Koreans to meet after decades apart

SEOUL, South Korea (AP) — Lee Soo-nam was 8 the last time he saw his older brother. Sixty-eight years ago this month the boy watched, bewildered, as his 18-year-old brother left their home in Seoul to escape invading North Korean soldiers who were conscripting young men just weeks after invading South Korea to start the Korean War.

An hour later, his brother, Ri Jong Song, was snatched up by North Korean soldiers near a bridge across Seoul’s Han River. Lee always assumed Ri died during the three-year war that killed and injured millions before a cease-fire in 1953, but his mother prayed daily for her lost son’s return, giving up only a few years before her death in 1975.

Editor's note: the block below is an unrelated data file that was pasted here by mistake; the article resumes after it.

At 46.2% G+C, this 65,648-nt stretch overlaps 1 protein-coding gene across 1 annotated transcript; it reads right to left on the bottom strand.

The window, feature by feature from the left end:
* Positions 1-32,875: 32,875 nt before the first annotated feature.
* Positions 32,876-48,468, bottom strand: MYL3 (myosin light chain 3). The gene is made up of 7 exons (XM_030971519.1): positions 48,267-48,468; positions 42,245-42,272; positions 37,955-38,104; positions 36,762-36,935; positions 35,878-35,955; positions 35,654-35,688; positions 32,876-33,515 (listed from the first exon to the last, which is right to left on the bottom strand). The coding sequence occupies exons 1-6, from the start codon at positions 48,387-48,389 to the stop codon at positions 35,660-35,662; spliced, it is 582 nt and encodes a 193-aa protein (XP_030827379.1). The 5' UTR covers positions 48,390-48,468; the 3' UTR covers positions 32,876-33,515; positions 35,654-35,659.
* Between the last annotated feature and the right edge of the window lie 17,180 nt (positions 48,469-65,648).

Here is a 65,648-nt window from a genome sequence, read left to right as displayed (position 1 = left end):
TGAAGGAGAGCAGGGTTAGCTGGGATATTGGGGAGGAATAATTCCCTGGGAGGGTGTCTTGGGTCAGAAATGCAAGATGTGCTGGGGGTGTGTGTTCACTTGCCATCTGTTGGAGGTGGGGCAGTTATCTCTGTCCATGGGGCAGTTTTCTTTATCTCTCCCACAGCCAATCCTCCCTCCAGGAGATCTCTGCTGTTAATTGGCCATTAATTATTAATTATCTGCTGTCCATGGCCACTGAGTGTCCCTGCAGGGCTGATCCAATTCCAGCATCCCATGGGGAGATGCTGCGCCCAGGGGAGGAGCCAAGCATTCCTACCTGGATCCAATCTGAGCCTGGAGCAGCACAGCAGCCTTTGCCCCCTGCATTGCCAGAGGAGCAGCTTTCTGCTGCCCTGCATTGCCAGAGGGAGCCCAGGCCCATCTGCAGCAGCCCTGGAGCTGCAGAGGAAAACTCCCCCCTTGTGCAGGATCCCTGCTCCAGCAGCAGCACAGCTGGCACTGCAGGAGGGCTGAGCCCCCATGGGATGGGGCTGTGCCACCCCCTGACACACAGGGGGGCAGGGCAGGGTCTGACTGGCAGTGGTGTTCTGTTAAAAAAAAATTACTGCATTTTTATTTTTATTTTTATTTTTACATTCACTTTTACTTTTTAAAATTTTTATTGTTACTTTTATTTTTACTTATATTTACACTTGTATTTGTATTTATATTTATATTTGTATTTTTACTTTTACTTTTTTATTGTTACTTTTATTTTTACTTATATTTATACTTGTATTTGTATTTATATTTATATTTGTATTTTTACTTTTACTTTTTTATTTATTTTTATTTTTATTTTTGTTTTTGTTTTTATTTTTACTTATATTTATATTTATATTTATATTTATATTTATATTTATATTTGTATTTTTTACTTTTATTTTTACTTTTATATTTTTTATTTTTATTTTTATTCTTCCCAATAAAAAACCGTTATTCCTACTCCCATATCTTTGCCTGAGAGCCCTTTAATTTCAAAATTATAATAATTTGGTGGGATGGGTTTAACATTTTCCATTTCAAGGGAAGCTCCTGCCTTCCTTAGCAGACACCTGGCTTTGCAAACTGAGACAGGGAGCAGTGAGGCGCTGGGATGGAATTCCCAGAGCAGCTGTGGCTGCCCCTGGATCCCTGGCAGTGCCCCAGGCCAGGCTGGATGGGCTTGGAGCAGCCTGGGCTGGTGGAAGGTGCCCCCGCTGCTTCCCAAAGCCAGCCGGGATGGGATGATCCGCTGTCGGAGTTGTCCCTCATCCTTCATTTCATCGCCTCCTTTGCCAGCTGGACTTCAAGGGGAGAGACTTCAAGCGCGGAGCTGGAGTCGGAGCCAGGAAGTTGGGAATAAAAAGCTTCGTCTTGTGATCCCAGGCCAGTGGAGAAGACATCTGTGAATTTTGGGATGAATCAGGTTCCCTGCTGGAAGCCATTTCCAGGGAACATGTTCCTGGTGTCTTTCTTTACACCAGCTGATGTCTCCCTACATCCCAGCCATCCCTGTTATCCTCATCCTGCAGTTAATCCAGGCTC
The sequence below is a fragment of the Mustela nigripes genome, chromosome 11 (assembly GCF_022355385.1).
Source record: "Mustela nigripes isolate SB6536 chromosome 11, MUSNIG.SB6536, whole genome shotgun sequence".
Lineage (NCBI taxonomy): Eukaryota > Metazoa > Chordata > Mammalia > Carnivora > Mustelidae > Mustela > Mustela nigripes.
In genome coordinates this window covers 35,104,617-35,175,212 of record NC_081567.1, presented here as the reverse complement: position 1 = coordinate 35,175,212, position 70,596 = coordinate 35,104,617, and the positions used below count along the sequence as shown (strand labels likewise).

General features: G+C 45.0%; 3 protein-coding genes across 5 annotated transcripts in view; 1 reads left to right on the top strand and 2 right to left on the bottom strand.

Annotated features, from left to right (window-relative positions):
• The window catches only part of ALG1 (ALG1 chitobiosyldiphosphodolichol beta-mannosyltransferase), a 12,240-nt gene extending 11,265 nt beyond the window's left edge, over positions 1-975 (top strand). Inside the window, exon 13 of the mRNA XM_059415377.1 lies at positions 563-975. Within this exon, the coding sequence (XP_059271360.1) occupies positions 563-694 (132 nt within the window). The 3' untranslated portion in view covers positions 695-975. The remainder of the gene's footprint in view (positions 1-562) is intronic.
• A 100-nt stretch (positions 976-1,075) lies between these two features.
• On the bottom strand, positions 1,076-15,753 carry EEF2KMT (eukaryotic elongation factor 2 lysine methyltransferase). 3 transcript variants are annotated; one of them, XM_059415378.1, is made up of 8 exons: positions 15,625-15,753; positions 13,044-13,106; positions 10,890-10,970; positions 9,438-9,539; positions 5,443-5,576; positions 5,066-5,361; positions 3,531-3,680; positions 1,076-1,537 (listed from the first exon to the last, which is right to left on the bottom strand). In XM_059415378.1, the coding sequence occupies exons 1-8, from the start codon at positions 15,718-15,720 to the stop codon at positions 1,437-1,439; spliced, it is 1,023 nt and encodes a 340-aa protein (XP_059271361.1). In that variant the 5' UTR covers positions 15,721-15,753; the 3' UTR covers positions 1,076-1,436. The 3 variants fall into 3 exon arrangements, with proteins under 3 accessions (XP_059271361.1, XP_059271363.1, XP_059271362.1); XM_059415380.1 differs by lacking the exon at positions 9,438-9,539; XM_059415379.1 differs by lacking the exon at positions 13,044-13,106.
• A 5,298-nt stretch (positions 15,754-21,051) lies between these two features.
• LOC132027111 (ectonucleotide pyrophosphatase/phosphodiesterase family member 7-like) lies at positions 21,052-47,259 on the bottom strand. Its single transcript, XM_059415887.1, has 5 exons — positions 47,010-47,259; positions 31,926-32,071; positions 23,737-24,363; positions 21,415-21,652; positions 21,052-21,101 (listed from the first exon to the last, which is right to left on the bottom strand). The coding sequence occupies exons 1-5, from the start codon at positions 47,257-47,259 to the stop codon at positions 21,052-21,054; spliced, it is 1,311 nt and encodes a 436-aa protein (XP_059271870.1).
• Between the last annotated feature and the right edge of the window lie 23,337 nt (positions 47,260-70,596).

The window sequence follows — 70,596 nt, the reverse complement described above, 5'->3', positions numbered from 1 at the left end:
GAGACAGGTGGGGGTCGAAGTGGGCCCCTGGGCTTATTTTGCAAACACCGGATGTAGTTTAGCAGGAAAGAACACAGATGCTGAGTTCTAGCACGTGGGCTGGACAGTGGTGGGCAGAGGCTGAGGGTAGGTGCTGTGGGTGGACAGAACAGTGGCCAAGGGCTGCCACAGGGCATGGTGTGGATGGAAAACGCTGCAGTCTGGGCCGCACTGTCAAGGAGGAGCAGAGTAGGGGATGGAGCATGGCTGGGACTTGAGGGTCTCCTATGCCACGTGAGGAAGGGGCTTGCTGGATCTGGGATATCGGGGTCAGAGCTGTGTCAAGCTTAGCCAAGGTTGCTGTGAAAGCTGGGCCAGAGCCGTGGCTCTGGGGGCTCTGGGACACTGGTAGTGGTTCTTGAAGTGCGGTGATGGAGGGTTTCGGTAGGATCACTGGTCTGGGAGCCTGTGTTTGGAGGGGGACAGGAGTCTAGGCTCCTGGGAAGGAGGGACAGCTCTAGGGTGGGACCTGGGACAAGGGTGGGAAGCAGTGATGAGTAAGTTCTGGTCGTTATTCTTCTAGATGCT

But Ri survived the war, living in North Korea. The brothers, now 76 and 86, will be among hundreds of Koreans who will participate, starting Monday, in a week of temporary reunions of divided families. Many have had no contact with each other since the war cemented the division of the Korean Peninsula into the North and South.

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